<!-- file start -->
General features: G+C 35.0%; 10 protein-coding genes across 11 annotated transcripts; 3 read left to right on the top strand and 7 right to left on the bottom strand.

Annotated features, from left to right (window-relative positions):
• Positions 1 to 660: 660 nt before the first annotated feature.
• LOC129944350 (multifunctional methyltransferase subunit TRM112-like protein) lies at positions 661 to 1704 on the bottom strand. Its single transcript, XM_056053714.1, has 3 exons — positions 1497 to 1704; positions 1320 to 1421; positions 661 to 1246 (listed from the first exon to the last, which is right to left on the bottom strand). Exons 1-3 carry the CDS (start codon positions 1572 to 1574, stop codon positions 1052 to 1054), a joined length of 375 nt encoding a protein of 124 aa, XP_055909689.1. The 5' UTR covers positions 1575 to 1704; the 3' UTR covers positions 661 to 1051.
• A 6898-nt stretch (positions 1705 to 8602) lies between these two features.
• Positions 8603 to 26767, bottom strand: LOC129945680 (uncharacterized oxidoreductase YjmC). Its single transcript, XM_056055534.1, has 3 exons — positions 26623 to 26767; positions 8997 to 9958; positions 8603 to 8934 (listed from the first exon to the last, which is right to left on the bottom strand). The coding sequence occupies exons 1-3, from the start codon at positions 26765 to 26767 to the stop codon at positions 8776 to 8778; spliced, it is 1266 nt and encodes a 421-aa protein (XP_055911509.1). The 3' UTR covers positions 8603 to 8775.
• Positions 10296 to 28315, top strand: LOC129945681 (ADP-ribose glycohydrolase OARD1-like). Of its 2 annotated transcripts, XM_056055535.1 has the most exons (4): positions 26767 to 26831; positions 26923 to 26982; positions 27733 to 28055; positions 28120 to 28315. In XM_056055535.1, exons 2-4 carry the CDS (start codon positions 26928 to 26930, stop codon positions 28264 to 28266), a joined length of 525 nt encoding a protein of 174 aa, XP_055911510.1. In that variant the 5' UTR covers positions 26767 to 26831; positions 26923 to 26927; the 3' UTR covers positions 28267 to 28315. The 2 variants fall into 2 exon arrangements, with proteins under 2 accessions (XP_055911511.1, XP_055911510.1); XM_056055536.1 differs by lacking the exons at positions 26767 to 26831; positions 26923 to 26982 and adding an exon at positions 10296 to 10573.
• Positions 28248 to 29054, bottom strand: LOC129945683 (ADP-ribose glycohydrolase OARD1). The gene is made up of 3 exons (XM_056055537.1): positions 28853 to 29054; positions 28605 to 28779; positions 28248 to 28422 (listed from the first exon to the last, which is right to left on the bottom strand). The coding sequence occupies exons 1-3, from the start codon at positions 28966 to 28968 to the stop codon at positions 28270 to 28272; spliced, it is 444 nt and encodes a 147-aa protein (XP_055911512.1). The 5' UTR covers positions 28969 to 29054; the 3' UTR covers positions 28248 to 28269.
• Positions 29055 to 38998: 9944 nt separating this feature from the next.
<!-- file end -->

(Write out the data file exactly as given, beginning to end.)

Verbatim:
General features: G+C 35.0%; 10 protein-coding genes across 11 annotated transcripts; 3 read left to right on the top strand and 7 right to left on the bottom strand.

Annotated features, from left to right (window-relative positions):
• Positions 1 to 660: 660 nt before the first annotated feature.
• LOC129944350 (multifunctional methyltransferase subunit TRM112-like protein) lies at positions 661 to 1704 on the bottom strand. Its single transcript, XM_056053714.1, has 3 exons — positions 1497 to 1704; positions 1320 to 1421; positions 661 to 1246 (listed from the first exon to the last, which is right to left on the bottom strand). Exons 1-3 carry the CDS (start codon positions 1572 to 1574, stop codon positions 1052 to 1054), a joined length of 375 nt encoding a protein of 124 aa, XP_055909689.1. The 5' UTR covers positions 1575 to 1704; the 3' UTR covers positions 661 to 1051.
• A 6898-nt stretch (positions 1705 to 8602) lies between these two features.
• Positions 8603 to 26767, bottom strand: LOC129945680 (uncharacterized oxidoreductase YjmC). Its single transcript, XM_056055534.1, has 3 exons — positions 26623 to 26767; positions 8997 to 9958; positions 8603 to 8934 (listed from the first exon to the last, which is right to left on the bottom strand). The coding sequence occupies exons 1-3, from the start codon at positions 26765 to 26767 to the stop codon at positions 8776 to 8778; spliced, it is 1266 nt and encodes a 421-aa protein (XP_055911509.1). The 3' UTR covers positions 8603 to 8775.
• Positions 10296 to 28315, top strand: LOC129945681 (ADP-ribose glycohydrolase OARD1-like). Of its 2 annotated transcripts, XM_056055535.1 has the most exons (4): positions 26767 to 26831; positions 26923 to 26982; positions 27733 to 28055; positions 28120 to 28315. In XM_056055535.1, exons 2-4 carry the CDS (start codon positions 26928 to 26930, stop codon positions 28264 to 28266), a joined length of 525 nt encoding a protein of 174 aa, XP_055911510.1. In that variant the 5' UTR covers positions 26767 to 26831; positions 26923 to 26927; the 3' UTR covers positions 28267 to 28315. The 2 variants fall into 2 exon arrangements, with proteins under 2 accessions (XP_055911511.1, XP_055911510.1); XM_056055536.1 differs by lacking the exons at positions 26767 to 26831; positions 26923 to 26982 and adding an exon at positions 10296 to 10573.
• Positions 28248 to 29054, bottom strand: LOC129945683 (ADP-ribose glycohydrolase OARD1). The gene is made up of 3 exons (XM_056055537.1): positions 28853 to 29054; positions 28605 to 28779; positions 28248 to 28422 (listed from the first exon to the last, which is right to left on the bottom strand). The coding sequence occupies exons 1-3, from the start codon at positions 28966 to 28968 to the stop codon at positions 28270 to 28272; spliced, it is 444 nt and encodes a 147-aa protein (XP_055911512.1). The 5' UTR covers positions 28969 to 29054; the 3' UTR covers positions 28248 to 28269.
• Positions 29055 to 38998: 9944 nt separating this feature from the next.